Thursday, April 9, 2015

Trevor Donovan, Kit Acklin, Texas Rising; Liz Smith Interview and Gay Stars

Trevor Donovan, Kit Acklin, Texas Rising



Although I've been more focused on an erotic romantic suspense series, The Rainbow Detective Agency, lately, I've written and published many western mm romance books and stories and it's really my favorite when it comes to writing historicals. But this post is about the upcoming mini-series, Texas Rising, on the History Channel, with Trevor Donovan playing Texas Ranger, Kit Acklin, and I don't want to digress.

The interesting thing is that even though the press release went out last year for Texas Rising with the disclosure Donovan would be in the series, if you do a search for photos of Kit Acklin you'll mostly find Donovan playing him. Donovan's been working very hard on this one, and I think that adds more to the anticipation of the series, because there really weren't many photos taken back in those days. It also adds more exposure to the real Kit Acklin who didn't have much out there until recently. Those photos that were taken in the 1800's were either lost, destroyed, or are not very clear now...if any were ever taken. But more than that, I think having some kind of visual adds to the romance that surrounds stories of the old wild west.



And by romance I don't mean simplistic romance novels with happy endings. That's a completely different thing than the kind of romance I'm talking about. The folklore, the stories, and all that's been passed down since the days of the old wild west create the kind of romance I think is defined best in Dictionary.com as being...the colorful world, life, or conditions depicted in such tales.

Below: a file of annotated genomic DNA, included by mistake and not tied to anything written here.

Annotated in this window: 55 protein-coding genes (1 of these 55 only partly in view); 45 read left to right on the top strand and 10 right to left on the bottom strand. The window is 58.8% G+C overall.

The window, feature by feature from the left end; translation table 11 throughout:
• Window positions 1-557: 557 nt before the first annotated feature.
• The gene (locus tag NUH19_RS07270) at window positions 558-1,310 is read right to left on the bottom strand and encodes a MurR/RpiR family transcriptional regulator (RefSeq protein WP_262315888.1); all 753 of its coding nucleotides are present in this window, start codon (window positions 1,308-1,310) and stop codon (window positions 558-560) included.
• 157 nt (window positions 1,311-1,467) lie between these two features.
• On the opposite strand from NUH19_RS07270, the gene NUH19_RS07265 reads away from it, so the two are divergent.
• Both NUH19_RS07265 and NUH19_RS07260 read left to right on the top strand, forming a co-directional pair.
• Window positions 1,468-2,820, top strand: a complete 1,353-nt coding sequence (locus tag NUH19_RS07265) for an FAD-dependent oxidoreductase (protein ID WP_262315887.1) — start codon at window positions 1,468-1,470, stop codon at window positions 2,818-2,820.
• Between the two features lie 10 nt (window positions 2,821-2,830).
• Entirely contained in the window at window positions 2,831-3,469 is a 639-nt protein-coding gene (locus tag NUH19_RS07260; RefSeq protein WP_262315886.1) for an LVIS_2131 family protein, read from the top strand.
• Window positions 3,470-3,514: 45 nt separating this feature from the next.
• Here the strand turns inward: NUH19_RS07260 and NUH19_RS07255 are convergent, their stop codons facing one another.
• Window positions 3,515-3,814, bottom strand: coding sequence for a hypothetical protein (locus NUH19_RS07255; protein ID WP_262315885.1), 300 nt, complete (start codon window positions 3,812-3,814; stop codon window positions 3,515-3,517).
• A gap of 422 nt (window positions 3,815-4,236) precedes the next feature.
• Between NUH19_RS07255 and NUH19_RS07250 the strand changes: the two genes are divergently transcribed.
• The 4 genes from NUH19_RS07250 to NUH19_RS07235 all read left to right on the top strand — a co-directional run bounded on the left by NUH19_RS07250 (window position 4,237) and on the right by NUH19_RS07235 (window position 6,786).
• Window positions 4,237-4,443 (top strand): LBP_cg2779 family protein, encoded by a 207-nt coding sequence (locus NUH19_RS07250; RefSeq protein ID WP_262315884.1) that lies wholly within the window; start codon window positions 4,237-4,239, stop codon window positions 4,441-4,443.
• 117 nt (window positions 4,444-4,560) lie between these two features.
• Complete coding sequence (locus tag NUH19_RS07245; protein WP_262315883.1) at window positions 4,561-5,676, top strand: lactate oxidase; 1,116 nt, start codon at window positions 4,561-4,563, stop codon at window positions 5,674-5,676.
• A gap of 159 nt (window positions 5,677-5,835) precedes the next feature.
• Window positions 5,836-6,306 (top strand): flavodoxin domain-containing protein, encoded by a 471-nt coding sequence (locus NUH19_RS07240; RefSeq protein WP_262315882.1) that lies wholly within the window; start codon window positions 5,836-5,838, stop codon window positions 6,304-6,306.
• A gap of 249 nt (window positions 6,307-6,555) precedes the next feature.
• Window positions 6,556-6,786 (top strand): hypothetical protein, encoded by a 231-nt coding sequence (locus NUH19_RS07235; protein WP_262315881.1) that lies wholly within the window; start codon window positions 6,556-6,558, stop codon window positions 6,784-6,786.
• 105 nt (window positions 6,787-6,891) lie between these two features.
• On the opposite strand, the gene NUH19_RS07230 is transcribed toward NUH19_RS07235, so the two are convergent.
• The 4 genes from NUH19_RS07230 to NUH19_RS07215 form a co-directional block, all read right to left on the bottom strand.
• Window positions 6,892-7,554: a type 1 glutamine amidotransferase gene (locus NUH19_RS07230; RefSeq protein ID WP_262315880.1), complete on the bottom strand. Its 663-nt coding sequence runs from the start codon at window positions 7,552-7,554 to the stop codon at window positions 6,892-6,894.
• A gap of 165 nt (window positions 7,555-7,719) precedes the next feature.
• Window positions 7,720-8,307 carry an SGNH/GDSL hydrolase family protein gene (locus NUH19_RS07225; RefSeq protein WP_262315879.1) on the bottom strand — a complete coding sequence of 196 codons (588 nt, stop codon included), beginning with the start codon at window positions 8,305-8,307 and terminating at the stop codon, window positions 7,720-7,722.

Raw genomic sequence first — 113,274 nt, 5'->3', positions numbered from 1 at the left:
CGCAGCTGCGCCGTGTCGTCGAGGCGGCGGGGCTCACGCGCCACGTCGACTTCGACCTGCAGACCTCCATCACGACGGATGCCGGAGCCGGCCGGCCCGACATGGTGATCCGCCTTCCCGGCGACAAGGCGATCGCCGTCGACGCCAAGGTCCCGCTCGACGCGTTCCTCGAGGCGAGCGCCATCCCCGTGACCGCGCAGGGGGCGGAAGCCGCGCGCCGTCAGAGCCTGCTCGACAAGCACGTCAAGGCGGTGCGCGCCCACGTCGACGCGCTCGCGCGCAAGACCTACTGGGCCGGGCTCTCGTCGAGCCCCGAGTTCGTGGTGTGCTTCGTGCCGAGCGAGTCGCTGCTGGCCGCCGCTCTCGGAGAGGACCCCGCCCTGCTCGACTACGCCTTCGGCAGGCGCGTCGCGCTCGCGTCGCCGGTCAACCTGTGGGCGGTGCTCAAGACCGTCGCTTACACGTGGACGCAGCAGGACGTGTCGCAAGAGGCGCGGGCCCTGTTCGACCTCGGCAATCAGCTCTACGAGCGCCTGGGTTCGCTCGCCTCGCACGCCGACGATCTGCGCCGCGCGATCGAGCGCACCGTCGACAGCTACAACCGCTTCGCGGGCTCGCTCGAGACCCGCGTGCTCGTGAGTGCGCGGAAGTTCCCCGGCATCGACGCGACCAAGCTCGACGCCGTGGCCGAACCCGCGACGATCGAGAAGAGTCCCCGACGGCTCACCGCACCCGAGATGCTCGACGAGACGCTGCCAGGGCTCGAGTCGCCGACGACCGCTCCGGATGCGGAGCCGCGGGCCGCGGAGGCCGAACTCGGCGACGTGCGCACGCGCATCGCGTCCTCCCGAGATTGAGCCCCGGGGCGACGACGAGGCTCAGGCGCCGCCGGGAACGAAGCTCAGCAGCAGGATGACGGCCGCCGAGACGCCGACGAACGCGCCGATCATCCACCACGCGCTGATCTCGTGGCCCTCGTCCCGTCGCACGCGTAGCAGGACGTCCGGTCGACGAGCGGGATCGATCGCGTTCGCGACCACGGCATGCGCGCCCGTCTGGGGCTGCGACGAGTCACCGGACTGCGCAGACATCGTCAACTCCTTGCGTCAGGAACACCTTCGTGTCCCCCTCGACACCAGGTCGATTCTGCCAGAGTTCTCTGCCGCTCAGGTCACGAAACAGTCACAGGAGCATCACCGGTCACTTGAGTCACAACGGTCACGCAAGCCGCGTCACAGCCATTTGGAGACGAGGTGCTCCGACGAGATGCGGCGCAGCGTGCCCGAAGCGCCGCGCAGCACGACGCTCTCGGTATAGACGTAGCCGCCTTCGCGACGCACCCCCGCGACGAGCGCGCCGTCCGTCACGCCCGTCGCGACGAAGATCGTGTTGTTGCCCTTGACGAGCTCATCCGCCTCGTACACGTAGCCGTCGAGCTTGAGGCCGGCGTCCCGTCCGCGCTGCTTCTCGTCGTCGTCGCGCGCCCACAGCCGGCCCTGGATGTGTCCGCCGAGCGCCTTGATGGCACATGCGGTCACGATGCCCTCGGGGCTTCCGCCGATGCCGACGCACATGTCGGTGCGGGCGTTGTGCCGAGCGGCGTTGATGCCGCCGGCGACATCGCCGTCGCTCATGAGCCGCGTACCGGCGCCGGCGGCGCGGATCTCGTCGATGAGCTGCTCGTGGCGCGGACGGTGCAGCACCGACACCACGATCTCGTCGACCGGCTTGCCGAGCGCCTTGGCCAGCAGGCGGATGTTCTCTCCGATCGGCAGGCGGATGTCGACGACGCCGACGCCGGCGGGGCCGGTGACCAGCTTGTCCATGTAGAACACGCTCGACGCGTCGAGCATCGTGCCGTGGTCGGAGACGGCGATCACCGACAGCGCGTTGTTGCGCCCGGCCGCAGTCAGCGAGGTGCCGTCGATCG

Here's an example I think shows how colorful it can get:

Two of the four rangers were facing the most terrible fight of their lives--topping even Ackland's famous knife fight with a Comanche chief in the battle of Bandera Pass." While Carlin and Dunn were bathing in a creek that fed the Nueces, Acklin and Perry got into a horrific fight with the Indians. "The Indians fired at him (Acklin), bullets and arrows. He was hit twice in the body and an arrow battered out teeth and ripped through his cheek." "But he (Acklin) didn't stumble." "...he snapped off a shot (with his 5-shot revolver)...and stood his ground." The paralyzed Perry rolled over and also shot at the Indians. The Indians briefly lost the trail of the injured rangers and Acklin managed to carry Perry to a hiding place.

This personal memoir from Capt'n C.R. Perry that mentions Kit Acklin is even more interesting: